Distinguish, differentiate, compare and explain what is the main difference between Boiling and Evaporation for Class 9 in points in tabular form. Comparison and Differences.
Define what is Evaporation ?
Evaporation happens when a liquid is heated. For example, as the sun heats water in a puddle, the puddle slowly shrinks. The water seems to disappear, but it actually moves into the air as a gas called water vapor. This is an example of evaporation.
All molecules in a liquid move. Some move faster than others, though. As the molecules at the surface of a liquid absorb heat, they begin to move around more quickly. This gives them the energy to break the bonds that connect them to other water molecules. When the molecules are moving fast enough, they are able to “escape.” They leave the surface of the liquid as gas molecules.
Define what is Boiling and Boiling point ?
Evaporation is not the only process that can change a substance from a liquid to a gas. The same change can occur through boiling. As a liquid is heated, its molecules absorb heat and move faster. When the liquid starts to boil, bubbles of vapor form within the liquid and rise to the surface. The temperature that causes this to happen is known as the boiling point of a liquid.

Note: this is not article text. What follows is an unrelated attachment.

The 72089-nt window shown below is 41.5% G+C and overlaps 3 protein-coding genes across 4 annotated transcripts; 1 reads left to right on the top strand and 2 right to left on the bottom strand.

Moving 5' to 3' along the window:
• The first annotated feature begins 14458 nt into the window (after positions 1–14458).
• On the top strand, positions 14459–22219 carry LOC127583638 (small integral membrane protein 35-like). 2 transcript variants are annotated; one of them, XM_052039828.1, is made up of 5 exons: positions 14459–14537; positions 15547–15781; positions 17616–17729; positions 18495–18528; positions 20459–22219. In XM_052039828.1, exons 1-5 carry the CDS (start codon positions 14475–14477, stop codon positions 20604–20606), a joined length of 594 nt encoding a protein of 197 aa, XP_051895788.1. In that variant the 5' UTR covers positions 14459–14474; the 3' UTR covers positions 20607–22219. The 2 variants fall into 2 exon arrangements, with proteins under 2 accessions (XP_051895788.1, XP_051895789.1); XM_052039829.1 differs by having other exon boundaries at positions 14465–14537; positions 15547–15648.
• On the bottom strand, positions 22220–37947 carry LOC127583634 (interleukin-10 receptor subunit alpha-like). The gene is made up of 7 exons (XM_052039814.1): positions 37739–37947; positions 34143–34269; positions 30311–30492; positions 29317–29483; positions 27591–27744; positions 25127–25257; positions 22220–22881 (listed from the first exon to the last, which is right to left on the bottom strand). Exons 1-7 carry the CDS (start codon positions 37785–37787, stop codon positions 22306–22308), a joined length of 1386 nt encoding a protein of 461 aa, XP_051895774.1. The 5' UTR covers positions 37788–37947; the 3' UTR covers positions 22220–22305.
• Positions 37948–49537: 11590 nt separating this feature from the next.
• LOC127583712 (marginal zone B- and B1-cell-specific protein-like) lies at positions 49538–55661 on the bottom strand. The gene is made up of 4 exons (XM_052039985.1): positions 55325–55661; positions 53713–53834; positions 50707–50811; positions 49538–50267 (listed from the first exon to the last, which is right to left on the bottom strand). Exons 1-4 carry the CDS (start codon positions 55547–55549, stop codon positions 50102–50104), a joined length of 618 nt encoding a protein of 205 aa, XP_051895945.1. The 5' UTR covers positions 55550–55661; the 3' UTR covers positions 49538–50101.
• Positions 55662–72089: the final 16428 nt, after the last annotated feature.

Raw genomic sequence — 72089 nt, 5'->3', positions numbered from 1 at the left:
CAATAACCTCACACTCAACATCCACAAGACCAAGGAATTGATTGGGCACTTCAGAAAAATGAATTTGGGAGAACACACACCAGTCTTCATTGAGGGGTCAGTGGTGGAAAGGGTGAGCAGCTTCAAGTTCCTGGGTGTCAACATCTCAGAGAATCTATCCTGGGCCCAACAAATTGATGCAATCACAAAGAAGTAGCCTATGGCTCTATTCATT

Difference between Boiling and Evaporation
1. A process in which a substance changes its state from the liquid state to the gaseous state is called boiling. Evaporation is a process whereby the water changes into vapor without boiling
2. Boiling process is quick as compared to evaporation.
3. In the boiling, bubbles are formed whereas in evaporation no bubbles formed.
4. Boiling occurs throughout the liquid. Evaporation takes place only from the exposed surface of the liquid.
5. Boiling occurs at a definite temperature known as a boiling point. Evaporation happens below boiling point of liquid.
6. In boiling, the source of energy is needed. In evaporation, energy is supplied by surroundings.
7. Boiling occurs at the solid–liquid interface when a liquid is brought into contact with a surface maintained at a temperature sufficiently above the saturation temperature of the liquid. Evaporation occurs at the liquid–vapor interface when the vapor pressure is less than the saturation pressure of the liquid at a given